All vehicles are bound to develop issues whether you’re ready to deal with them or not. As your ride racks up mileage, parts fall apart and problems stack up. At this point, you might be wary of the repair costs and wonder whether replacing damaged parts is still worth it.
Trading in your car at a dealership is a convenient way to offload your old vehicle while helping fund the purchase of a new one. You may not think twice about a trade-in, especially if your vehicle is well maintained and has decent mileage on it. But when your ride has more than a few things that need to be repaired, you may wonder–is trading in a car with problems okay?
Is It Legal to Trade In a Car with Problems?
Dealerships accept vehicles in all kinds of conditions, including cars with problems. What’s important is being honest and disclosing all of the issues that the new owner may need to fix. For a smooth transaction, make sure you have all of your car’s paperwork before heading to the lot.
Since the buyer will likely spend more money on repairs, you may be offered a trade-in amount that’s lower than what you’d get for the same year, make, and model in good condition. It helps to do minor cosmetic repairs and give your ride a thorough cleaning to increase your chances of getting a good price for it.
If your car has severe damage, the dealership may refuse to buy your trade-in. When this happens, you may need to visit a few other dealerships to find one that’ll take your vehicle.
The Pros and Cons of Trading In a Car with Problems
Trading in your vehicle has its advantages and disadvantages. Here are a few things that you should know to help you decide whether this option is the right one for you:
- Easy way to get rid of your current car. Just leave it at the dealership.
- The trade-in amount can be used to cover a portion of the cost of your new car.
- Trading in gives you a tax advantage. Many states only charge sales tax on the difference between the trade-in value and your new car’s price.
- If you have trouble selling your old vehicle, you may need to wait and save more before buying a new one.
- Dealership prices for trade-ins may be lower than if you were to sell your car privately.
- You will need to know the market price for trade-ins of your make and model to get the best deal.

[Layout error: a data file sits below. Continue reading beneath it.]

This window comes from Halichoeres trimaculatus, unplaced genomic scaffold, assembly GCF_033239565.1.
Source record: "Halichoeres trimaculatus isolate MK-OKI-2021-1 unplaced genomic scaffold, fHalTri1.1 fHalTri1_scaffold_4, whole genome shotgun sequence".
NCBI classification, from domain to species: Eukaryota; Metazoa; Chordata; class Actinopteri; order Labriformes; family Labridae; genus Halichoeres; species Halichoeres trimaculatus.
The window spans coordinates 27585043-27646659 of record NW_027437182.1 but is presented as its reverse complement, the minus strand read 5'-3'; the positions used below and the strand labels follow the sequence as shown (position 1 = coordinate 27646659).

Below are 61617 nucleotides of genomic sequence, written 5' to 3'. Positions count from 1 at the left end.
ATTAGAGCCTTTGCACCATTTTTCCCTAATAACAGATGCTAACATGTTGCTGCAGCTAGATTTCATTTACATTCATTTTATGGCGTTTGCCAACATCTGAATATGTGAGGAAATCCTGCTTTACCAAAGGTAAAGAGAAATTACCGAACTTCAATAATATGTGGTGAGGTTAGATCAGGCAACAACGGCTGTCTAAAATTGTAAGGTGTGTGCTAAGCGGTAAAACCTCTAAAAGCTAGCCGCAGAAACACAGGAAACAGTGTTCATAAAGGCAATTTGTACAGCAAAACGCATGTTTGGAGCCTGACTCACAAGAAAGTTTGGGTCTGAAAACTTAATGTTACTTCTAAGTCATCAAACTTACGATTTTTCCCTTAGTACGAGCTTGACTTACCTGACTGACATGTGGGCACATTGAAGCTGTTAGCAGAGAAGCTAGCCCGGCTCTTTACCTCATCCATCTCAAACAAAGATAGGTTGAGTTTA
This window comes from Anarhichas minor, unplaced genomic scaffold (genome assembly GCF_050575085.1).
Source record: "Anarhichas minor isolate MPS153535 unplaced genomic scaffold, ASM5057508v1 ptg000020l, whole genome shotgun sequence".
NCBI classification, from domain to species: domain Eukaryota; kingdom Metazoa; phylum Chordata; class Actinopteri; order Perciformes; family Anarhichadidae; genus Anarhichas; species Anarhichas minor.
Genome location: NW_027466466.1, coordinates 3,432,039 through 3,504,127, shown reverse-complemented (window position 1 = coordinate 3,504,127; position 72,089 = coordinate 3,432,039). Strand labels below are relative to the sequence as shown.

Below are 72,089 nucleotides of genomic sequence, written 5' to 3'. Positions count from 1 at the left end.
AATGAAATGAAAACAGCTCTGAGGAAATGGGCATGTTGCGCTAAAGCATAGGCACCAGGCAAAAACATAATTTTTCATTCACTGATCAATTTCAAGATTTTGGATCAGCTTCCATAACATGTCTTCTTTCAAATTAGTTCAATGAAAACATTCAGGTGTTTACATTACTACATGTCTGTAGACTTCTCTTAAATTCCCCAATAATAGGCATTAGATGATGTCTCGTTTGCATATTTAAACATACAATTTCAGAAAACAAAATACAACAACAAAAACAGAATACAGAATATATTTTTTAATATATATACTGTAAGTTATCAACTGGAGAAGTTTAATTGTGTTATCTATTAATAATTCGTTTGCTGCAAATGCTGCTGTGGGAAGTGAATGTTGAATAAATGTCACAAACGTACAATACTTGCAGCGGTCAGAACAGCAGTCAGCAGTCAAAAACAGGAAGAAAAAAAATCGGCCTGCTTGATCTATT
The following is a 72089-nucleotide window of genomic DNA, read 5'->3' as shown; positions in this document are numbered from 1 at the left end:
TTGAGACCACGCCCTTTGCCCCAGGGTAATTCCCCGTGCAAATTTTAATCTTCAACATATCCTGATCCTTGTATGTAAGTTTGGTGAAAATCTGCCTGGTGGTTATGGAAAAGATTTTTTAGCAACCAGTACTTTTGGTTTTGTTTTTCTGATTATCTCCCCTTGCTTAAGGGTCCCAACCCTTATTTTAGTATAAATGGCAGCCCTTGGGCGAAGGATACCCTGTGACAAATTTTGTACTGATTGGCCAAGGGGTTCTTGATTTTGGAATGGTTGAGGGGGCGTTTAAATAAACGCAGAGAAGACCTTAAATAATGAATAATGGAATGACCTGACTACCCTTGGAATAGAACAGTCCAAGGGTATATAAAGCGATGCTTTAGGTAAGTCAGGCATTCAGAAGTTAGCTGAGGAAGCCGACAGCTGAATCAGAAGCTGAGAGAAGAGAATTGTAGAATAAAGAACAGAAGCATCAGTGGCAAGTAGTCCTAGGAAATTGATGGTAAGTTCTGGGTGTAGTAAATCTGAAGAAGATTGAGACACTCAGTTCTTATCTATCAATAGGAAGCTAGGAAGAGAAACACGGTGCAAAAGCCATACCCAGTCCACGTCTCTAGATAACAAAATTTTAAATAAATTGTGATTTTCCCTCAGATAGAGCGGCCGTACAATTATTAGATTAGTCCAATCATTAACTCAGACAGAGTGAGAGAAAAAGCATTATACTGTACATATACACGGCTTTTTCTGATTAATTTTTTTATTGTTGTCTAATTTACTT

How to Trade In A Car
The first thing you need to do is find a dealership near you that does trade-ins of old or damaged cars. Next, look up the market value for your make and model and compare the prices. Never settle for the first offer you get. If your car is in decent condition with barely any serious repairs, you can still get a good price for it.
Haggle with the dealer for a better price. This may not always turn in your favor, so the next step would be to talk to other dealerships. The goal would be to get the best value for your old car, so you have enough to cover most of the cost of your new vehicle.
If your car’s problem involves something expensive to fix like a blown engine or if it doesn’t run at all, then you shouldn’t expect a good trade-in price. The dealer may still take your vehicle, but they’ll take the cost of a new engine off your trade-in value. Consider replacing faulty engine and transmission parts to ensure your vehicle sells at a better price.
Should You Fix Your Vehicle Before Trading It In?
The entire point of trading in a car with problems is so you won’t have to spend more on repairs than you would if you simply bought a new one. However, if the repairs needed are minor, then it wouldn’t hurt to fix your car before trading it in. The better your car looks and runs, the more value you can get out of it from the dealership.
Some repairs you should consider are minor cosmetic repairs as well as topping off your car’s fluids. If your vehicle appears adequately maintained, you have a better chance of haggling for a higher trade-in.